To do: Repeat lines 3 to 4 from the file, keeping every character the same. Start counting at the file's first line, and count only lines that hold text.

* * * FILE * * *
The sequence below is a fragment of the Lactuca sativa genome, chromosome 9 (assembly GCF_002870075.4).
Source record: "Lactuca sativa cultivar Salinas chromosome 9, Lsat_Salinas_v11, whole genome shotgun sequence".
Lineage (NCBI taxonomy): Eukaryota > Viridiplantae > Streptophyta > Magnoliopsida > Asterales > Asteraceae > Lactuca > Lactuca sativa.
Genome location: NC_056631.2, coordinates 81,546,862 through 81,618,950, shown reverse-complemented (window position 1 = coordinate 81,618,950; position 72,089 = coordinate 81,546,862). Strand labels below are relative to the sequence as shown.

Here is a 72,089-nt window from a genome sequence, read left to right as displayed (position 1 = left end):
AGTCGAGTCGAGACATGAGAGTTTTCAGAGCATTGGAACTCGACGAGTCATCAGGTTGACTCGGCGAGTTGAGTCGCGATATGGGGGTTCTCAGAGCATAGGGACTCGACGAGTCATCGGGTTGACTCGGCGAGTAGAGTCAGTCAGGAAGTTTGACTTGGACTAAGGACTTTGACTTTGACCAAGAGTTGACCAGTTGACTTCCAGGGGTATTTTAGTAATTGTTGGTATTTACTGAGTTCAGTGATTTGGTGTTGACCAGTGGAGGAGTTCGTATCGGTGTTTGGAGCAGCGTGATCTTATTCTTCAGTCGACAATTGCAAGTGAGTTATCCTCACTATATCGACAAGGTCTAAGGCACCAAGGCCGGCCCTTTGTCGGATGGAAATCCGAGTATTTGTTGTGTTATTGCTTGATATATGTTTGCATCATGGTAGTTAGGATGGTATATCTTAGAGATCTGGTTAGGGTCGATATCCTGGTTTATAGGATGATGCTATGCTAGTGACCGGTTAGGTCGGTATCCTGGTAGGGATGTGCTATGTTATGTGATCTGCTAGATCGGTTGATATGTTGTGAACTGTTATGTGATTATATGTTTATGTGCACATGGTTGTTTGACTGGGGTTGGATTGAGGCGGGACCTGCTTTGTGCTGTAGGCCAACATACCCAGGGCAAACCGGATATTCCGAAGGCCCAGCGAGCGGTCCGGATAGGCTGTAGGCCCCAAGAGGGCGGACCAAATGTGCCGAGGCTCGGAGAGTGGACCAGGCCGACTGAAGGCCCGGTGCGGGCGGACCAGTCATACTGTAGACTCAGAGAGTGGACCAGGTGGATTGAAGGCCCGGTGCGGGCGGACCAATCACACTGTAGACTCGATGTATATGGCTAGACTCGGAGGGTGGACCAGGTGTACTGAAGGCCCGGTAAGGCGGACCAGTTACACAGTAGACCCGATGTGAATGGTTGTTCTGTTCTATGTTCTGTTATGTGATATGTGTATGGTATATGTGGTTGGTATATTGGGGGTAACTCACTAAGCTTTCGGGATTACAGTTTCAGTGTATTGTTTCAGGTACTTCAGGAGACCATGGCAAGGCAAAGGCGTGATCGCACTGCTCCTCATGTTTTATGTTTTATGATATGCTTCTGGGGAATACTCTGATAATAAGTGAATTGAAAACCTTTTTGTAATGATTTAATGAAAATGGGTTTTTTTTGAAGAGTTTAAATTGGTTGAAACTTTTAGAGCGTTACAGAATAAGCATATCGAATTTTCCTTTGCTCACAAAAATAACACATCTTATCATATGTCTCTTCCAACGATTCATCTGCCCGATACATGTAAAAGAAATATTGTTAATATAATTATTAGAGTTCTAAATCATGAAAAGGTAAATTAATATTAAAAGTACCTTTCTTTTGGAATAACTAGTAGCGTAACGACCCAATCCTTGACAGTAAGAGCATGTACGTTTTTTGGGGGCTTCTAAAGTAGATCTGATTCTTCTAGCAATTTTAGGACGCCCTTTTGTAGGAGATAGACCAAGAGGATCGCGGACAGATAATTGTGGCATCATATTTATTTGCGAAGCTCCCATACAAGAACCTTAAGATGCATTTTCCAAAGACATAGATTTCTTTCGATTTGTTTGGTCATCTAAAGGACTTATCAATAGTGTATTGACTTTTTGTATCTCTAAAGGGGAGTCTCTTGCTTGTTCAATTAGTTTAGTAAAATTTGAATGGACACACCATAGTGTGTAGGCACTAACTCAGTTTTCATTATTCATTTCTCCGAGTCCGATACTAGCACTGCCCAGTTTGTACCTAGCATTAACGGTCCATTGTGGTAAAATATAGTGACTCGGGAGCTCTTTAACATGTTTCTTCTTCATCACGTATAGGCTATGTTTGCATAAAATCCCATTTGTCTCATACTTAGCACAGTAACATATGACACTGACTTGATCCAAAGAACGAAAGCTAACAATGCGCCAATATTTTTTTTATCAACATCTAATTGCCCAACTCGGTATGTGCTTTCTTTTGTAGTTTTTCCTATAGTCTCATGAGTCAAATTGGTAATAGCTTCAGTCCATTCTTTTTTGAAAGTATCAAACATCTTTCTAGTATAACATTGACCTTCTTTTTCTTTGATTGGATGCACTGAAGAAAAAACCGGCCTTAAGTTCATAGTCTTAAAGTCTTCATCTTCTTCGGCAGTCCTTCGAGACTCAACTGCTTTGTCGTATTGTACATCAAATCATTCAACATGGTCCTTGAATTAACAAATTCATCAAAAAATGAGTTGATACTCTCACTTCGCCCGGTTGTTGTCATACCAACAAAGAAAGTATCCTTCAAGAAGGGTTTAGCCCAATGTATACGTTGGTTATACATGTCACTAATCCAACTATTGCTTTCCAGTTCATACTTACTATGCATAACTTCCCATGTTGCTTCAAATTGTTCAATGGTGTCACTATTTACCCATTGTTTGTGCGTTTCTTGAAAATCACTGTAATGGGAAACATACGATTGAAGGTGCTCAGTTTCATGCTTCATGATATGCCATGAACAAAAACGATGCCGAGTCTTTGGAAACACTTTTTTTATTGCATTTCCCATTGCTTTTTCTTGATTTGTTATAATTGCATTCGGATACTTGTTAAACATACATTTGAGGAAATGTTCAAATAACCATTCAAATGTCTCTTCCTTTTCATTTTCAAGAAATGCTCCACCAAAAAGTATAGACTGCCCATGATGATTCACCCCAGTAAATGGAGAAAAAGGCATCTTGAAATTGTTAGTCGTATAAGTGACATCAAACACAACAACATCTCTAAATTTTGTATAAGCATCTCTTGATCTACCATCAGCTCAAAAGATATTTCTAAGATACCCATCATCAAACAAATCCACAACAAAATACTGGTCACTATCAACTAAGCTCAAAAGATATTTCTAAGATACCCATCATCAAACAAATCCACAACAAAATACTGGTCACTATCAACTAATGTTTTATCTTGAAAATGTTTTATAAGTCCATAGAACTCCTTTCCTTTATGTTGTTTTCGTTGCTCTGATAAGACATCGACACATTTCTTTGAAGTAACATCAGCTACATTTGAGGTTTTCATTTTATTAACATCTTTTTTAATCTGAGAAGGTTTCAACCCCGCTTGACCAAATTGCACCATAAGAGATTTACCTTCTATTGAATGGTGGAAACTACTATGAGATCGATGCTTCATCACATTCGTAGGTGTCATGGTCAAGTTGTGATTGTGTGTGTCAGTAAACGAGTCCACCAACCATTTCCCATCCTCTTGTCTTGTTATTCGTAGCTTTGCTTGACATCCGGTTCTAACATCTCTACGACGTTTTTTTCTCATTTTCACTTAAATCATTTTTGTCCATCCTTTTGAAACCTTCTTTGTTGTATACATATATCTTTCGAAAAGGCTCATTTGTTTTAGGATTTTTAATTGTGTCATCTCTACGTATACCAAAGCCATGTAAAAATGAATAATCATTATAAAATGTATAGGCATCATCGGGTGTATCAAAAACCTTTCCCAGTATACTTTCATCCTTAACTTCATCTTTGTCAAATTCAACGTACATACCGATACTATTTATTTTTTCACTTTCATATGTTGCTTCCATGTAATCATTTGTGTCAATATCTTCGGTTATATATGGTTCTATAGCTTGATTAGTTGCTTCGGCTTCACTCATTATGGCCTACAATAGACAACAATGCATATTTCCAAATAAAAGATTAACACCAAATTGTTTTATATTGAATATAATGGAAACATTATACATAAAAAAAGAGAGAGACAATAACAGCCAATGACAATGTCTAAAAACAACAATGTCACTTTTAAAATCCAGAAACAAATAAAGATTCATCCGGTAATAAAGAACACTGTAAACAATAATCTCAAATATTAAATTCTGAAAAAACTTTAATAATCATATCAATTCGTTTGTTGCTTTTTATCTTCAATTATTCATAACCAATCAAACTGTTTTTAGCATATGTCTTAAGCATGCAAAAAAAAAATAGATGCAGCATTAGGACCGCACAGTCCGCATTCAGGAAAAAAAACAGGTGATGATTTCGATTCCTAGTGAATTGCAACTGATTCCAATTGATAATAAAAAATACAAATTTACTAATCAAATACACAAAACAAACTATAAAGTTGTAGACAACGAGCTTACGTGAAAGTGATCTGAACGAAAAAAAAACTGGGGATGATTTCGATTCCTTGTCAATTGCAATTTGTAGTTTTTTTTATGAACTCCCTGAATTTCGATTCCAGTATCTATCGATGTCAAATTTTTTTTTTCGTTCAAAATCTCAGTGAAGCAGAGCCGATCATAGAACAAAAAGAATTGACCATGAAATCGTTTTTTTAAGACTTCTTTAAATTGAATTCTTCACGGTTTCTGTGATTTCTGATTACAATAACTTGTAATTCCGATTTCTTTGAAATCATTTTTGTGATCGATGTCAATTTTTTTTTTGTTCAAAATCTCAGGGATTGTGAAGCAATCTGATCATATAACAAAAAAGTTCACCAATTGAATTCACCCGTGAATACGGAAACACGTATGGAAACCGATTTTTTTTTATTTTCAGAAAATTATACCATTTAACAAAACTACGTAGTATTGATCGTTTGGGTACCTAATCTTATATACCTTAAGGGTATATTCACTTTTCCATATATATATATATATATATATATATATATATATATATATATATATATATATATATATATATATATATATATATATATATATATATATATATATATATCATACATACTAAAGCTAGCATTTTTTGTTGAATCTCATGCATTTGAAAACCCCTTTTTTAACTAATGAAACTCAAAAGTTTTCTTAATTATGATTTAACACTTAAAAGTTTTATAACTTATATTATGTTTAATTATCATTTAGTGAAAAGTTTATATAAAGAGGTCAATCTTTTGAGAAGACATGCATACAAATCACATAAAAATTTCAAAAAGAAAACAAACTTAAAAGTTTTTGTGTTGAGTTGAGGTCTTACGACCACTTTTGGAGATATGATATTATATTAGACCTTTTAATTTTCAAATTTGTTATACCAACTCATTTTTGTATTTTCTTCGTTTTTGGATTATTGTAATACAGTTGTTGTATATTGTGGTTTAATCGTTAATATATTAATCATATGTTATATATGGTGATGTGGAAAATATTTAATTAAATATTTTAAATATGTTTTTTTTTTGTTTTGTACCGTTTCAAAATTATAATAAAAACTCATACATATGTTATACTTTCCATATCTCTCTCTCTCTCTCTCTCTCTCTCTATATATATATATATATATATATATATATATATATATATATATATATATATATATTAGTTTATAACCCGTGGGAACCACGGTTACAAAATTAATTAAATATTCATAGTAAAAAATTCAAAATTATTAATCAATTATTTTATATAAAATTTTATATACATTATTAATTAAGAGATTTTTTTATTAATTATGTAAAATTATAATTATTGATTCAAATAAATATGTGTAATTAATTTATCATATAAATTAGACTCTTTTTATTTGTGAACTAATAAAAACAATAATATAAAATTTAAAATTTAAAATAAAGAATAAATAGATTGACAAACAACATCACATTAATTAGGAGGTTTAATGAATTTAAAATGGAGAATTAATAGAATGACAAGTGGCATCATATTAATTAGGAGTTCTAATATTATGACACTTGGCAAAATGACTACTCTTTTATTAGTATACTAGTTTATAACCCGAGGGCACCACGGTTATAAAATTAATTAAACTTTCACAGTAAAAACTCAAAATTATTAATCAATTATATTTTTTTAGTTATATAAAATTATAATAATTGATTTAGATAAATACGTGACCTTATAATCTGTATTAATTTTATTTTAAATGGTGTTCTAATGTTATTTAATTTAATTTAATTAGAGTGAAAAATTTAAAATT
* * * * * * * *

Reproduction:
Lineage (NCBI taxonomy): Eukaryota > Viridiplantae > Streptophyta > Magnoliopsida > Asterales > Asteraceae > Lactuca > Lactuca sativa.
Genome location: NC_056631.2, coordinates 81,546,862 through 81,618,950, shown reverse-complemented (window position 1 = coordinate 81,618,950; position 72,089 = coordinate 81,546,862). Strand labels below are relative to the sequence as shown.